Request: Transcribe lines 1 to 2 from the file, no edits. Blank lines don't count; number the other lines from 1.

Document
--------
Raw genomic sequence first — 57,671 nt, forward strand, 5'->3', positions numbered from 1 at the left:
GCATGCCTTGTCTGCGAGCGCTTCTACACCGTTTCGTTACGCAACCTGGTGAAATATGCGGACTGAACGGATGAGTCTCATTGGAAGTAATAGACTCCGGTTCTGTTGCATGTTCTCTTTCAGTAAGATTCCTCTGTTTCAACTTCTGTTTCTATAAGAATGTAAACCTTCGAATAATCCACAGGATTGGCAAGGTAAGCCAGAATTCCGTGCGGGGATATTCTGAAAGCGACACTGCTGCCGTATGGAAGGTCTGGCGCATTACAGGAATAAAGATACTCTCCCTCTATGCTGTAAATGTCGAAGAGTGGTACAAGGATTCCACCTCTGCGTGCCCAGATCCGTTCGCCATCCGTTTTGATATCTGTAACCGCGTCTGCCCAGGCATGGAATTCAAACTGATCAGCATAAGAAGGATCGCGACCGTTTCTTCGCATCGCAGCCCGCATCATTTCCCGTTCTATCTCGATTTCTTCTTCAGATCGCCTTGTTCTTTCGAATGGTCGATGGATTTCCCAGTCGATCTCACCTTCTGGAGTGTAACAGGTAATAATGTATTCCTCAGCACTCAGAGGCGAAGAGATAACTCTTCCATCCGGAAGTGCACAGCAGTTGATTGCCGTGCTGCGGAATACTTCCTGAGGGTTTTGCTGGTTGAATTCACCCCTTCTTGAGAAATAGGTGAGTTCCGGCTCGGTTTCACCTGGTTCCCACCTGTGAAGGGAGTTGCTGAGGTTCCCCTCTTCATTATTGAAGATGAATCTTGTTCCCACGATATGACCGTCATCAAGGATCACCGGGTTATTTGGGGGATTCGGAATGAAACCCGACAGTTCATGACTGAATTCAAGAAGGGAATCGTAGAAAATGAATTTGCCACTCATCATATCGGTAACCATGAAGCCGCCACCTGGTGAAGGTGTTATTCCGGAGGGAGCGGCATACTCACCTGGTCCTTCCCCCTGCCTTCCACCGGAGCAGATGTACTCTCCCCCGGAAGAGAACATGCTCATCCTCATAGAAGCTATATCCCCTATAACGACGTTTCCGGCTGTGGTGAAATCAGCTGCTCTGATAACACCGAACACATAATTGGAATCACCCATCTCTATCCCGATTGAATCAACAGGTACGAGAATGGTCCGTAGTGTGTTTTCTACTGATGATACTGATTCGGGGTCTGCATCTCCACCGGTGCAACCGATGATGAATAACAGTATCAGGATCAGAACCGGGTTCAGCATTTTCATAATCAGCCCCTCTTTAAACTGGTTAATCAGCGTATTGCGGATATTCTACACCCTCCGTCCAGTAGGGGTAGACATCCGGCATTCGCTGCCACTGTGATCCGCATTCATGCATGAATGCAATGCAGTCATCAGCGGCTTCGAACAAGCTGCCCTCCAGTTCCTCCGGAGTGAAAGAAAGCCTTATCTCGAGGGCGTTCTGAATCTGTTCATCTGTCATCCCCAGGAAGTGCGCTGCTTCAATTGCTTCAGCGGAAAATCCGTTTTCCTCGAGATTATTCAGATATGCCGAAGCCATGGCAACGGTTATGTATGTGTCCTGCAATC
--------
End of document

Raw genomic sequence first — 57,671 nt, forward strand, 5'->3', positions numbered from 1 at the left:
GCATGCCTTGTCTGCGAGCGCTTCTACACCGTTTCGTTACGCAACCTGGTGAAATATGCGGACTGAACGGATGAGTCTCATTGGAAGTAATAGACTCCGGTTCTGTTGCATGTTCTCTTTCAGTAAGATTCCTCTGTTTCAACTTCTGTTTCTATAAGAATGTAAACCTTCGAATAATCCACAGGATTGGCAAGGTAAGCCAGAATTCCGTGCGGGGATATTCTGAAAGCGACACTGCTGCCGTATGGAAGGTCTGGCGCATTACAGGAATAAAGATACTCTCCCTCTATGCTGTAAATGTCGAAGAGTGGTACAAGGATTCCACCTCTGCGTGCCCAGATCCGTTCGCCATCCGTTTTGATATCTGTAACCGCGTCTGCCCAGGCATGGAATTCAAACTGATCAGCATAAGAAGGATCGCGACCGTTTCTTCGCATCGCAGCCCGCATCATTTCCCGTTCTATCTCGATTTCTTCTTCAGATCGCCTTGTTCTTTCGAATGGTCGATGGATTTCCCAGTCGATCTCACCTTCTGGAGTGTAACAGGTAATAATGTATTCCTCAGCACTCAGAGGCGAAGAGATAACTCTTCCATCCGGAAGTGCACAGCAGTTGATTGCCGTGCTGCGGAATACTTCCTGAGGGTTTTGCTGGTTGAATTCACCCCTTCTTGAGAAATAGGTGAGTTCCGGCTCGGTTTCACCTGGTTCCCACCTGTGAAGGGAGTTGCTGAGGTTCCCCTCTTCATTATTGAAGATGAATCTTGTTCCCACGATATGACCGTCATCAAGGATCACCGGGTTATTTGGGGGATTCGGAATGAAACCCGACAGTTCATGACTGAATTCAAGAAGGGAATCGTAGAAAATGAATTTGCCACTCATCATATCGGTAACCATGAAGCCGCCACCTGGTGAAGGTGTTATTCCGGAGGGAGCGGCATACTCACCTGGTCCTTCCCCCTGCCTTCCACCGGAGCAGATGTACTCTCCCCCGGAAGAGAACATGCTCATCCTCATAGAAGCTATATCCCCTATAACGACGTTTCCGGCTGTGGTGAAATCAGCTGCTCTGATAACACCGAACACATAATTGGAATCACCCATCTCTATCCCGATTGAATCAACAGGTACGAGAATGGTCCGTAGTGTGTTTTCTACTGATGATACTGATTCGGGGTCTGCATCTCCACCGGTGCAACCGATGATGAATAACAGTATCAGGATCAGAACCGGGTTCAGCATTTTCATAATCAGCCCCTCTTTAAACTGGTTAATCAGCGTATTGCGGATATTCTACACCCTCCGTCCAGTAGGGGTAGACATCCGGCATTCGCTGCCACTGTGATCCGCATTCATGCATGAATGCAATGCAGTCATCAGCGGCTTCGAACAAGCTGCCCTCCAGTTCCTCCGGAGTGAAAGAAAGCCTTATCTCGAGGGCGTTCTGAATCTGTTCATCTGTCATCCCCAGGAAGTGCGCTGCTTCAATTGCTTCAGCGGAAAATCCGTTTTCCTCGAGATTATTCAGATATGCCGAAGCCATGGCAACGGTTATGTATGTGTCCTGCAATC